Kelley Fischer, a
24-year-old project coordinator for the F.H. Martin Construction
Co., Eastpointe, Mich., was recently appointed chair of the
Young Constructor Associates, the first woman committee chair
in the 88-year history of the Greater Detroit Chapter of the
Associated General Contractors of America. In between her
duties as chair, Fischer finds time to teach Tae Kwon Do,
serve as a middle school youth advisor to her church, and
volunteer for the Detroit chapter of the National Association
of Women in Construction.
Fischer doesn't sound like your
typical project coordinator, and she's not. She was never
formally trained in contracting. In fact, Fischer was hired
by F. H. Martin Construction Co., which mostly does commercial
and health care projects, to do data entry while pursuing
her B.A. in English Literature at Wayne State University.
Hired as F. H. Martin's full-time
project coordinator in 2000, she writes engineering manuals,
coordinates safety classes, and is aiding in the company's
strategic planning stages. Fischer credits the company president,
Andy Martin, with her decision to continue in the engineering
field and to get involved in the Detroit chapter of AGC.
"The president has a very
open-door policy, which has been crucial for me growing up
in this company," says Fischer. "Andy Martin is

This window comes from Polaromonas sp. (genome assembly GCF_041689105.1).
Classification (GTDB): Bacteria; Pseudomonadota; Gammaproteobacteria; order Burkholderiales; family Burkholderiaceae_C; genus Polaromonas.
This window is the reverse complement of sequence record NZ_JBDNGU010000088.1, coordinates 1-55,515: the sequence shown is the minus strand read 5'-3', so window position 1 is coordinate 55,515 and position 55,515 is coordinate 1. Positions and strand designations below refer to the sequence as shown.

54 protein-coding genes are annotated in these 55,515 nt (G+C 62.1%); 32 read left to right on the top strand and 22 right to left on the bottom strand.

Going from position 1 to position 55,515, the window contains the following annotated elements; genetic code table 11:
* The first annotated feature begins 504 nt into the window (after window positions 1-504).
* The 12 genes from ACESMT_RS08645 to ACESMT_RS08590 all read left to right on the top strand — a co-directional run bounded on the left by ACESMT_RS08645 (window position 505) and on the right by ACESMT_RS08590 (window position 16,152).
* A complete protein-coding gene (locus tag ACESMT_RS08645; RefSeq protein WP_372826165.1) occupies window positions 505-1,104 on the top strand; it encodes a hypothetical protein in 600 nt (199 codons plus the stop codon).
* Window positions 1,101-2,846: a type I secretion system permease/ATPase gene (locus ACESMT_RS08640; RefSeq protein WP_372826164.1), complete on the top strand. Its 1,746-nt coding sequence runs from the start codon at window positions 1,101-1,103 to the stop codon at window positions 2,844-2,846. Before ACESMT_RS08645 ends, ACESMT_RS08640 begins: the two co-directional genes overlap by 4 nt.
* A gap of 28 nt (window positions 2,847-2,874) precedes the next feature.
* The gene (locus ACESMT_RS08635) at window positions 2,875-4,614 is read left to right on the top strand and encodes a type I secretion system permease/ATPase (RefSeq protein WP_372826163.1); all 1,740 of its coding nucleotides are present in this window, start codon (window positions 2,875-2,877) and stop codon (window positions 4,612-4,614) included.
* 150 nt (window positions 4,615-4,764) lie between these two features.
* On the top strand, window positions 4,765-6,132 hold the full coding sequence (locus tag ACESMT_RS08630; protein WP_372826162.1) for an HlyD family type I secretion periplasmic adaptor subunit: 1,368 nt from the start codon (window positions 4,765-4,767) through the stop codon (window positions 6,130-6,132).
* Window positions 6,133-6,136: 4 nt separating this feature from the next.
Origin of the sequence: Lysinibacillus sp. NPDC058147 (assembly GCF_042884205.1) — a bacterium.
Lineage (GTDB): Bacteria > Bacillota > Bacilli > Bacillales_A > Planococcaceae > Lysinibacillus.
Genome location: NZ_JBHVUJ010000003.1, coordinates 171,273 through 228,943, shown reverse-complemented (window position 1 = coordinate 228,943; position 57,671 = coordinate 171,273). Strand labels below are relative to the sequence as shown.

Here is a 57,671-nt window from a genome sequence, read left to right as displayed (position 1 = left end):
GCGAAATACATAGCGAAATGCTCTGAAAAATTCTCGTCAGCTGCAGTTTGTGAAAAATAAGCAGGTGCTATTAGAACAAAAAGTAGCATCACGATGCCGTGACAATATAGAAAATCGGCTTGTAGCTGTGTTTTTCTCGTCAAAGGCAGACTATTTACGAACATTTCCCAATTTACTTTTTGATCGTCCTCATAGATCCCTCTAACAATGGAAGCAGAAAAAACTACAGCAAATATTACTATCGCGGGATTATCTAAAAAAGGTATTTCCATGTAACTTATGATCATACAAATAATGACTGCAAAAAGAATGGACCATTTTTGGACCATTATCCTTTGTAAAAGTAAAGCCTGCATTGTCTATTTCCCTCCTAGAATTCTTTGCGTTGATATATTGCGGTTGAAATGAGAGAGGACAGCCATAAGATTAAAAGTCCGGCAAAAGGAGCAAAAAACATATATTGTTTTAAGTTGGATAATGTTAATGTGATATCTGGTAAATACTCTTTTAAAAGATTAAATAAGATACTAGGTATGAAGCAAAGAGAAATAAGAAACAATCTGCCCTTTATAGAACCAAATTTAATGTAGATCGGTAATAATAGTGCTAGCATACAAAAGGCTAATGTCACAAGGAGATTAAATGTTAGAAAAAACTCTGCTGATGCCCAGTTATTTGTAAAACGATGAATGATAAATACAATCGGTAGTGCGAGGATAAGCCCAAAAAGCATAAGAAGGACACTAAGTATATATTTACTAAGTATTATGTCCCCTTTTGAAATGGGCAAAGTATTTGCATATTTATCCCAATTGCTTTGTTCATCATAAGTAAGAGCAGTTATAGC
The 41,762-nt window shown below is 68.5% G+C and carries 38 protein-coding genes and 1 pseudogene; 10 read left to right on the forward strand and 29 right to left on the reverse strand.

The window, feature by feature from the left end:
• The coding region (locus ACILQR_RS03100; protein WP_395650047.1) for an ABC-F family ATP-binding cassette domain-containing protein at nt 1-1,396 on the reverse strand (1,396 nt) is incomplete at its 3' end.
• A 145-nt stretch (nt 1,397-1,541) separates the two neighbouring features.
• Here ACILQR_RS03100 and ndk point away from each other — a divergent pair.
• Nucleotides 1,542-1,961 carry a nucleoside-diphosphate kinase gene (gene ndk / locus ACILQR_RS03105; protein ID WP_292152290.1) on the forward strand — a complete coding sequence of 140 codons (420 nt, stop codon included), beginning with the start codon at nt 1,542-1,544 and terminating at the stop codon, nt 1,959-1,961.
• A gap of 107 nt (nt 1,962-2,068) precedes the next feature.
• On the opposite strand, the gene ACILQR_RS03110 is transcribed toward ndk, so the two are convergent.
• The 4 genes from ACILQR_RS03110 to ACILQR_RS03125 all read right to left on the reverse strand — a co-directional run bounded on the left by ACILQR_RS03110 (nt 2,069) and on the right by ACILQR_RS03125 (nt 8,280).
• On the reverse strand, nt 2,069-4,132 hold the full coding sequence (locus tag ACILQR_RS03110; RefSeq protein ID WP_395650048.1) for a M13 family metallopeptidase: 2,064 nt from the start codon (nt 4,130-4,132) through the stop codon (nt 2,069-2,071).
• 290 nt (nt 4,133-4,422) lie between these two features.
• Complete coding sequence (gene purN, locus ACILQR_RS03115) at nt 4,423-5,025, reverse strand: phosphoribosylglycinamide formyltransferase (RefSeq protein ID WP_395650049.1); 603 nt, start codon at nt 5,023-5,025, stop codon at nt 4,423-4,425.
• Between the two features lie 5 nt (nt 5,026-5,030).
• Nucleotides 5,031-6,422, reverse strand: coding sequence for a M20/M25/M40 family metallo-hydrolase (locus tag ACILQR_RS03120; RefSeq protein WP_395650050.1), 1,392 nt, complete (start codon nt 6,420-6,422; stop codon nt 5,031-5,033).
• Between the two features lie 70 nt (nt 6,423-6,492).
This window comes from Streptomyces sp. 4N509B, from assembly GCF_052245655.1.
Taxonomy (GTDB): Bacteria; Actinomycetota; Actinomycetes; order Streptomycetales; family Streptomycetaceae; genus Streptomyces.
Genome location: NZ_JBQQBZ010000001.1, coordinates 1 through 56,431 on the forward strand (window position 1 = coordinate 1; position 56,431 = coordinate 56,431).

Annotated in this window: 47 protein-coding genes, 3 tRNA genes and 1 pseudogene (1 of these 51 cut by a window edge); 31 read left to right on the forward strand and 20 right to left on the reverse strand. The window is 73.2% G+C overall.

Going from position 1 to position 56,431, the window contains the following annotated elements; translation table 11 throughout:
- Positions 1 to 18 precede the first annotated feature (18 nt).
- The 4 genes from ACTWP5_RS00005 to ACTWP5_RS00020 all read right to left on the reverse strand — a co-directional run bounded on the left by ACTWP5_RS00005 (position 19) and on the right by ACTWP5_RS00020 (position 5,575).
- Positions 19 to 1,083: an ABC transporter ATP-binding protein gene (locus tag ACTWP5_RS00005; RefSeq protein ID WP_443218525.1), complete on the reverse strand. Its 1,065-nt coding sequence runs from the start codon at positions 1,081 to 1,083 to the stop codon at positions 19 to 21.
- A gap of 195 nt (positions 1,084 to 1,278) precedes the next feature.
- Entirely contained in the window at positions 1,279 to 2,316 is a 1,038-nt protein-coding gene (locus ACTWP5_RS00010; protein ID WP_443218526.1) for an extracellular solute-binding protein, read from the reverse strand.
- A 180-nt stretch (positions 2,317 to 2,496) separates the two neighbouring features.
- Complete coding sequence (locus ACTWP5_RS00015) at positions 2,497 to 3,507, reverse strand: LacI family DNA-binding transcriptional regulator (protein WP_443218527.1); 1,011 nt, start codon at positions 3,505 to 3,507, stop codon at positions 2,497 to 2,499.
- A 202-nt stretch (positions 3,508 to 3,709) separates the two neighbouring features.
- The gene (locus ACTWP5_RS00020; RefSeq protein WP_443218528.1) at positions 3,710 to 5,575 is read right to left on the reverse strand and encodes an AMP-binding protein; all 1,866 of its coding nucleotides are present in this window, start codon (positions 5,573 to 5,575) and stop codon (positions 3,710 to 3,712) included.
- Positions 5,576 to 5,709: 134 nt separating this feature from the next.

very supportive of industry affiliations. He's also very supportive
Although Fischer is
the first woman chair in AGC's Greater Detroit chapter, she
doesn't see her gender as the principal issue. "I don't
see it so much as a female thing,' " she says.
"I see being a young professional as more of a challenge
than being a woman."
Fischer is particularly interested
in helping young professionals to make contacts in the community,
beyond their usual network of co-workers. On May 20, her committee
will sponsor a fundraising and volunteer venture between the
Young Constructor's Forum and the Ronald McDonald House. Fischer
sees the partnership with this charity as both a way to increase
attendance numbers and a "low-pressure" effort to
get the young people in construction more involved in their
Fischer is also spearheading
a seminar on leadership development for local engineers. She
hopes to invite speakers with very different engineering backgrounds,
from an engineer who started out in the mailroom of his company
and is currently its vice president, to an engineer who decided
to start his own company.
"[These seminars] are
something I want to carry on," says Fischer, who stresses
that such different perspectives are the key to success, both
on a committee and in the job world. She cites her involvement
in the Young Constructor Associates Committee as an example.
"There are five to six of us on the committee. One is
a conceptual engineer, another is from the concrete division
in his company, and another is the civil engineer," says Fischer.
"We bring such a diverse background to the committee and we're
doing great things. It's not just any one person who is making